If jQuery is "mandatory", it should be moved as an selectionnable option, like a drop down where you can select the desired version.

@remzicavdar had an interesting approach with his plugin you can take inspiration from.

Last edited 6 weeks ago by jacklinkers (previous) (diff)

#107 @galbaras
6 weeks ago

We seem to be going around in circles, so perhaps we should first get a consensus on the direction, i.e. native JS or latest jQuery.

Either way, that decision should then result in a huge push for plugin and theme authors to conform.

Until the transition has ended, the default should be backward compatible, with core functions for letting WordPress know that jQuery is not required at all (perhaps via add_theme_support( 'native-js' ) and/or a new add_plugin_support( 'plugin-slug', 'native-js' ) function).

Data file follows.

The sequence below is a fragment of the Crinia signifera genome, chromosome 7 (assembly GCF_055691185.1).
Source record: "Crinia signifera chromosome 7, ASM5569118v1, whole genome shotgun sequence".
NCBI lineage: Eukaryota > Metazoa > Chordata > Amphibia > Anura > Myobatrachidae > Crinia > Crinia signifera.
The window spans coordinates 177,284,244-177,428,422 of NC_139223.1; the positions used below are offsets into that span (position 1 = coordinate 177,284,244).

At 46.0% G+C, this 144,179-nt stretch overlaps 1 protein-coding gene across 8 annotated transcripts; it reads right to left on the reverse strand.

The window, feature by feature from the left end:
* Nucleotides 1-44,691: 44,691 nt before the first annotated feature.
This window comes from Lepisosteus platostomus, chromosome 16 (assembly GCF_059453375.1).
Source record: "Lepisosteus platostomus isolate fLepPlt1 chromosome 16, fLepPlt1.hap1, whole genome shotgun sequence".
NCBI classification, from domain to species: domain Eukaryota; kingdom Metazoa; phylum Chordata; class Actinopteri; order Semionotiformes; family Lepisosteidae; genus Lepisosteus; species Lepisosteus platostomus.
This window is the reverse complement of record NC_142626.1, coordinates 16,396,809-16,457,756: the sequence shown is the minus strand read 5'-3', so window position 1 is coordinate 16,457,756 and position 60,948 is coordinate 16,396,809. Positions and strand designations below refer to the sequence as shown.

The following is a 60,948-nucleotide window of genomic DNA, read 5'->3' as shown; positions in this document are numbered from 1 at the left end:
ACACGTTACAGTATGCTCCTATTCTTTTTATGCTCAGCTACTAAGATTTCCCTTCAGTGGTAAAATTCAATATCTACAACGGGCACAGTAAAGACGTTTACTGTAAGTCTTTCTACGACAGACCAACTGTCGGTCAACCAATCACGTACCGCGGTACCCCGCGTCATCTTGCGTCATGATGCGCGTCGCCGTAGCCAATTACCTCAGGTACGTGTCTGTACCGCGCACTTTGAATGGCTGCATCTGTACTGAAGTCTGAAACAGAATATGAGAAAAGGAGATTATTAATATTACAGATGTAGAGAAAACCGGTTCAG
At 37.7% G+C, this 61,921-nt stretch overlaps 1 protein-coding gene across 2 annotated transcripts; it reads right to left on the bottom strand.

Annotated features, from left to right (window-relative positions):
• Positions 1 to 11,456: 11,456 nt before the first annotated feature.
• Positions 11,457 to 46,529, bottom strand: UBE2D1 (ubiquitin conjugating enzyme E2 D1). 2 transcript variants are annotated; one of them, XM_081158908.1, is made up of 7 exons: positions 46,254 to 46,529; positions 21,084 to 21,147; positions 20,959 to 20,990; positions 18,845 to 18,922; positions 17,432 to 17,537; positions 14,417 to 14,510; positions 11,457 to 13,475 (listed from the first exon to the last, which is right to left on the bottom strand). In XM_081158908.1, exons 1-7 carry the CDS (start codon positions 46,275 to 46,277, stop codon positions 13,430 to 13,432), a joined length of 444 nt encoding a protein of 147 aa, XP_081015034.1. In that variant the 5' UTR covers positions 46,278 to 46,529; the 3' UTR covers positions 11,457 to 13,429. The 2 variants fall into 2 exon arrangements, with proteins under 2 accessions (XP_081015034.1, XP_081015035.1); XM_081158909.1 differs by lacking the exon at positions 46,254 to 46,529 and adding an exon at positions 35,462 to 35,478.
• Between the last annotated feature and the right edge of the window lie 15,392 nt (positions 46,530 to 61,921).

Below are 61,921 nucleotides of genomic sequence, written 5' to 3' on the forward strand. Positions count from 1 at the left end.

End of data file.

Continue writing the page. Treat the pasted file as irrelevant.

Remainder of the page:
Support for 'native-js' by the theme and all the registered plugins should cause WordPress to dequeue the old jQuery+Migrate (and remove them as dependencies?).

Another option can be for 'jquery-3' support instead.

If at least one theme/plugin supports 'jquery-3', while the rest support 'native-js', WordPress should then dequeue the old jQuery+Migrate and enqueue the new ones instead (and replace the respective dependencies).

#108 follow-up: @bigcloudmedia
6 weeks ago

I think @azaozz has the right idea here. If it's going to be kept, the only long-term solution is to keep it up-to-date.